Fire Bird by Perumal Murugan, translated from Tamil by Janani Kannan
Published by Penguin Random House
Sometime in March 2016, in Maharashtra the movie Sairat was released. That night after watching the movie, I was restless. I opened a book so that I could calm down. The book was an English translation of Perumal Murugan's Tamil novel Pyre. The consequence of reading that book (which I read in one go) was that I didn't sleep that night. It made me restless over the many questions that are deemed so mundane yet point to a tacit acceptance of the idea of banality of evil. Perumal Murugan, the writer who had entered my life, made me obsessed with the images he created in his stories. I got hold of all his English-translated works and read them in a mission mode; I ate them literally and became more restless. In fact, it was experiencing a state of ecstasy. I discussed him almost regularly with my only friend, philosopher and guide. Our discussions were centred around Murugan's writing and controversies surrounding his works. During one passionate discussion on Murugan's Season of Palms which shed light on the typical features of Indian feudalism; a story foregrounded in the Gender-Caste-Class nexus, my friend imposed a moratorium on me from reading that book further and took away my half-read copy. This was Perumal Murugan, a writer-teacher who introduced me to a very new world of Kongunadu. His writings illuminated a layperson like me, developed in me an understanding of the feudal-slavery conjoint structural operation in the society of India. He was the same author who announced his death as a writer in 2015 as a reaction to the xenophobism organised by state and non-state actors.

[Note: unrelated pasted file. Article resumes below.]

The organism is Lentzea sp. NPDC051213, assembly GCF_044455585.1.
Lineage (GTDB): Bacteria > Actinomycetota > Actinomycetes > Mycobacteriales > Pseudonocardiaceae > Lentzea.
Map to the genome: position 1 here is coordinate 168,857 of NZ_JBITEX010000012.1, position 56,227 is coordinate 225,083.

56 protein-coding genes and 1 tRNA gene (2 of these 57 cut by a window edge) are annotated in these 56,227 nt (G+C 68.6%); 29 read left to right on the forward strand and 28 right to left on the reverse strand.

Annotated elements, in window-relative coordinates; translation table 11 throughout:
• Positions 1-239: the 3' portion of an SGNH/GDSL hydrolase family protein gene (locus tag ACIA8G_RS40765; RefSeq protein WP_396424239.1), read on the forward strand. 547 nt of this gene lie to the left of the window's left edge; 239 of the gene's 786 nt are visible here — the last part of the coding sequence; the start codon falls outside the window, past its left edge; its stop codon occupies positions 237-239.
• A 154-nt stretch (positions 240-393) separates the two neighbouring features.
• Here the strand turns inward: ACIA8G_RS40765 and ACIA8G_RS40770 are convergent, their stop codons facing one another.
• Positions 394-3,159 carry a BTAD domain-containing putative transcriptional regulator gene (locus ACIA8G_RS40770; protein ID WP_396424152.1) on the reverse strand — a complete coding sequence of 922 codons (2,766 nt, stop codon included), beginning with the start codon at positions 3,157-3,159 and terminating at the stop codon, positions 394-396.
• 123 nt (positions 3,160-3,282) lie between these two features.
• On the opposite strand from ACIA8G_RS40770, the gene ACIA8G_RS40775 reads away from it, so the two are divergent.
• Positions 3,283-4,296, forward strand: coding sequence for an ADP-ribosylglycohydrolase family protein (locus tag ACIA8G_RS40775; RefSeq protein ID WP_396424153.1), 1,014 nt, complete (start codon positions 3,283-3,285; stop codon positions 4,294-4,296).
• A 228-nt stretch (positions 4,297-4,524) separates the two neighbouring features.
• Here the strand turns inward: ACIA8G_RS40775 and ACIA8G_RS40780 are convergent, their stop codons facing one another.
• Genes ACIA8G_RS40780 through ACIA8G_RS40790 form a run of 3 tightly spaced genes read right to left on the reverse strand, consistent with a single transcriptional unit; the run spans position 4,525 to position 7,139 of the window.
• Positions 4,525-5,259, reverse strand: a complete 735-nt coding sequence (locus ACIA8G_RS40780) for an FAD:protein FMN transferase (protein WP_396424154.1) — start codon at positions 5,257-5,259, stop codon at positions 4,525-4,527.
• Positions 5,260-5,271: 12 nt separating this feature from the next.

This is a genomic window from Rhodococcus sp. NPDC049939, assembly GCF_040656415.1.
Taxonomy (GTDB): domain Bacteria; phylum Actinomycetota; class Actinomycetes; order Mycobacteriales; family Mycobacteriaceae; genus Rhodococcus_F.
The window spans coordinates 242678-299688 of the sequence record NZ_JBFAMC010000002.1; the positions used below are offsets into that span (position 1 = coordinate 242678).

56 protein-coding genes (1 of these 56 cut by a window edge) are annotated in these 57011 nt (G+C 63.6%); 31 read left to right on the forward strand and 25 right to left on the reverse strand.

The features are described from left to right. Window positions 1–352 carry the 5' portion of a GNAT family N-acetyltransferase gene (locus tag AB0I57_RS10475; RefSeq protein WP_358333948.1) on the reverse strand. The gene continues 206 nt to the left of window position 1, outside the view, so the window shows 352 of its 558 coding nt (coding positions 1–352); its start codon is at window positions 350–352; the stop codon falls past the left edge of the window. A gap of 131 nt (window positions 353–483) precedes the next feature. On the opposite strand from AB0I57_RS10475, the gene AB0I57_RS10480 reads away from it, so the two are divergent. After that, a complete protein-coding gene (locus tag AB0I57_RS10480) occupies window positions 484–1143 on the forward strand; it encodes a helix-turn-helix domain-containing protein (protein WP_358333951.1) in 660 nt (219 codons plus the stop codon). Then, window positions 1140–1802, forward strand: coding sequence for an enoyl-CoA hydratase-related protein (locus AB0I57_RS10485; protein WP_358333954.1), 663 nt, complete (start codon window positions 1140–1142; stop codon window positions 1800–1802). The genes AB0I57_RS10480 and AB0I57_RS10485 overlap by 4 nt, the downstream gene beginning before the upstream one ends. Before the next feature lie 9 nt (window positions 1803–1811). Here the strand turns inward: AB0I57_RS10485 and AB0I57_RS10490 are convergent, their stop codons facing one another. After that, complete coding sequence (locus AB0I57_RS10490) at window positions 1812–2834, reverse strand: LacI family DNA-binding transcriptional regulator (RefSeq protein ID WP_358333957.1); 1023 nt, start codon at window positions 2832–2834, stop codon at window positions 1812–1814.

Fire Bird, a novel translated in English from the original Tamil work titled Aalandapatchi (an untranslatable Tamil word that means a mystical bird) gives a glimpse of the changing materialistic conditions in the emerging era of market modernity, the changing patterns of society in Kongunadu region in Tamil Nadu, known for its multifaceted distinctiveness. The novel is a portrayal of a crisis that emanates with changing power structures accompanied by the withering of old feudal as well as traditional caste bondages. As we read the novel, in many parts there is a sporadic bursting of fetish compassion which raises a ray of hope for reclaiming humanity. But it doesn't take away the fact that there is a subtle but firm undercurrent of systemic ascending scale of reverence and descending scale of contempt. The societal structure it depicts is an old decaying as well as a decline of traditional Indian society (whose passions are coalesced on the gender-caste-class axis) known for its dogmatic yet malleable, graded inequalities as stated by Dr. Ambedkar.